Are you considering opening an individual retirement account (IRA) to either replace or supplement your employer-sponsored plan? If so, it can help to know the difference between 401(k) and IRA plans. The good news is that these differences are fairly easy to understand.
Anybody who has an income from work — at any age — can set up and save money in a traditional IRA. And how you invest the money you put in an IRA is up to you, meaning you can be as aggressive or conservative as you want. You can also open an IRA with most kinds of financial services companies, including life insurance companies, banks and brokerage firms.
Unlike an IRA, a 401(k) is only available through an employer. And although 401(k) plans are very common, employers aren't required to offer them, so it's possible you don't have access to one at all.
Let's take a closer look at the specifics of each plan type.
What Are an IRA's Unique Features?
Traditional IRAs, which are owned only by the contributing individual and not an employer, have a $6,000 limit (or $7,000 for people 50 and older) on annual contributions. Your traditional IRA contributions may be tax-deductible. The deduction may be limited if you or your spouse is covered by a retirement plan at work and your income exceeds certain levels. But there's no income test for IRA contribution deductibility if you don't have access to a retirement plan at work.
You can make contributions for each year as late as the tax-filing deadline for that year's taxes. Contributions can be made to your traditional IRA for each year that you receive compensation, no matter what age.
However, if you take any distribution from your IRA before you turn 59 1/2, the IRS will charge you a 10% penalty. There are some exceptions to this rule, though, such as if you need to pay for medical expenses that exceed 10 percent of your gross income and are not covered by a health plan.
How Is a 401(k) Different?
As we mentioned, 401(k) plans are only available through an employer. They allow you to set aside much more of your own earnings (up to $19,500 a year, or $26,000 if you're at least 50) than you could in an IRA account. Some 401(k)s feature matching employer contributions, which employers sometimes base off the amount each employee contributes. For example, a 50 percent matching contribution means that if you set aside $4,000 of your own money, your employer would kick in an additional $2,000.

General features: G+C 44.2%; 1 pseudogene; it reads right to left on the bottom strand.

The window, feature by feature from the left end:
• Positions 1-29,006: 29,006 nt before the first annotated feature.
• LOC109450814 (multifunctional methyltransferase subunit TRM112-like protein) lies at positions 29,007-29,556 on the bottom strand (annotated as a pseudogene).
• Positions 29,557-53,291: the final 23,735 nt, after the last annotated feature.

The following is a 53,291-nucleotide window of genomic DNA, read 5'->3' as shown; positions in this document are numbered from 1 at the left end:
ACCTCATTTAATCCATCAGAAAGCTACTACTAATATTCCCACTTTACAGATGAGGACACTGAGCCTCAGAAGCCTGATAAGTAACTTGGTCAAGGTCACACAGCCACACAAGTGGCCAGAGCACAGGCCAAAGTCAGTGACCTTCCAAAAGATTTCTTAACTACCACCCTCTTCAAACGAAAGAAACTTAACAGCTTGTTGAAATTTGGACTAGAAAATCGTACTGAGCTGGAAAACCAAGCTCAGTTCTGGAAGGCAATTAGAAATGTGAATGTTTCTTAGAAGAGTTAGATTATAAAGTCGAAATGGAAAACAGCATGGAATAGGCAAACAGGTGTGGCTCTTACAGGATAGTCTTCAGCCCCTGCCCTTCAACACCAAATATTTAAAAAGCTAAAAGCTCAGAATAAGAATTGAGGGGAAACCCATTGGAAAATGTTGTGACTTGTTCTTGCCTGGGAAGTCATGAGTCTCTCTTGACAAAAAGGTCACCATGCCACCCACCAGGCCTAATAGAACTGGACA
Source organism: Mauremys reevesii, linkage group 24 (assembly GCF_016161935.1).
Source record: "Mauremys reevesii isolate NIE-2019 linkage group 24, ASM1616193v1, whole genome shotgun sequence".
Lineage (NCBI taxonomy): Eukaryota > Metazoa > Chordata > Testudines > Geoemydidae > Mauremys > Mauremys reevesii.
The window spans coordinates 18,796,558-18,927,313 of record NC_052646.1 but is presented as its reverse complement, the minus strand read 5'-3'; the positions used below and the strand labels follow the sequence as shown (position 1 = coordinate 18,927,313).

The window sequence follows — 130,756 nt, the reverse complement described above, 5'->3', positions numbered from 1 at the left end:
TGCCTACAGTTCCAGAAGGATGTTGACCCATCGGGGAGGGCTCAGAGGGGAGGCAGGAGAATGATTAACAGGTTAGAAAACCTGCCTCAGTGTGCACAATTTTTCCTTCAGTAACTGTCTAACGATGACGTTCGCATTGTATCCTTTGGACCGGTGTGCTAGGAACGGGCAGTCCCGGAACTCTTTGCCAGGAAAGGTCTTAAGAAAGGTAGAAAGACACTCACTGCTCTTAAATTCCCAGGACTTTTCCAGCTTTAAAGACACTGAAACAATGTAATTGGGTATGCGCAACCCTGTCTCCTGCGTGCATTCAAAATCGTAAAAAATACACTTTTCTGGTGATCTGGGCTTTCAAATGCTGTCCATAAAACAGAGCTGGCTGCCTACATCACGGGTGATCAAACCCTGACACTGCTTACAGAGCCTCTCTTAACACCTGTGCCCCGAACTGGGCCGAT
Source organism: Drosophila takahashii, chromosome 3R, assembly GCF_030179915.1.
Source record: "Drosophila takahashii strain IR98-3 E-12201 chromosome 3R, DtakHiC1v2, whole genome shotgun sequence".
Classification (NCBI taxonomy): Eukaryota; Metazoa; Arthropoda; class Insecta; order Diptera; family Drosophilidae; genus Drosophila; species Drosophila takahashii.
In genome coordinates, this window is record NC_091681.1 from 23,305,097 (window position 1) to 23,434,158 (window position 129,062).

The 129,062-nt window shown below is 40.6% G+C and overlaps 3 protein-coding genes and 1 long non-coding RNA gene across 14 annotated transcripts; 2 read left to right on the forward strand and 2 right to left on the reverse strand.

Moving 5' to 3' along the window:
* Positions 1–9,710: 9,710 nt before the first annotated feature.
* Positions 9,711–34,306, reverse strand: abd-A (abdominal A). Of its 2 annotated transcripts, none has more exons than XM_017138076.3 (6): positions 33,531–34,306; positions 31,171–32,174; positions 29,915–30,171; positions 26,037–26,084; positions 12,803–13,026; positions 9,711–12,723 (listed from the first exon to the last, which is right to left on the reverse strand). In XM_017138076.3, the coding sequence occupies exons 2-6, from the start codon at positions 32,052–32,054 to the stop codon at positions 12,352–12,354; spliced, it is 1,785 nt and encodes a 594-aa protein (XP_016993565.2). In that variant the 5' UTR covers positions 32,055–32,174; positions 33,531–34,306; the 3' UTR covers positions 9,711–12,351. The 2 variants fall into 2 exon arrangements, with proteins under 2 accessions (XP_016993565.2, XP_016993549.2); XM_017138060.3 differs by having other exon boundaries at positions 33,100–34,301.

Some 401(k)s also have loan provisions that would allow you to borrow money from your own account and pay it back with interest, usually within five years. You may owe taxes on any money you borrow, however, and the IRS generally limits these loans to $50,000 or half of your vested balance (whichever is smaller).
The plans allow for as much as $57,000 in total annual savings in your account, counting both your contributions from your own income and any extra money your employer puts in. The deadline for annual contributions to a 401(k) plan is December 31, compared to the tax-filing deadline that applies to IRAs.
A feature of both traditional 401(k) and IRA retirement plans is that when you begin taking money out, it's all taxed as ordinary income, even if some of your retirement savings actually came from capital gains, or the increase in the value of the contributions. (With investments outside of a retirement plan, capital gains are usually taxed at a lower rate.) As with any investment, however, increases in value are not guaranteed, and there's always a chance of losing value. Still, with 401(k)s and IRAs, you may have the option to postpone your tax bill until you start taking money out (depending on your plan's documentation).
Making Sense of the Roth Option
There's another category of IRA and 401(k) known as Roth plans. With Roth retirement accounts, you pay taxes on your contributions as you make them. You don't take a tax deduction for the money you put into a Roth plan each year, but the contributions you make can be taken out at retirement without being subject to income tax, since you've already paid. (You must have had the Roth account for at least ten years, though).
If you're eligible to participate in a 401(k) plan and your employer makes matching contributions, you might consider contributing enough to be eligible for the full match. If your employer's plan doesn't offer the investment choices you're looking for, however, you could always consider looking for an IRA better suited to your personal financial goals. You could also consider meeting with a qualified financial adviser to help determine whether an IRA, a 401(k) or a balance of both plan types will fit best into your overall financial strategy.
Individual Retirement Accounts (IRAs)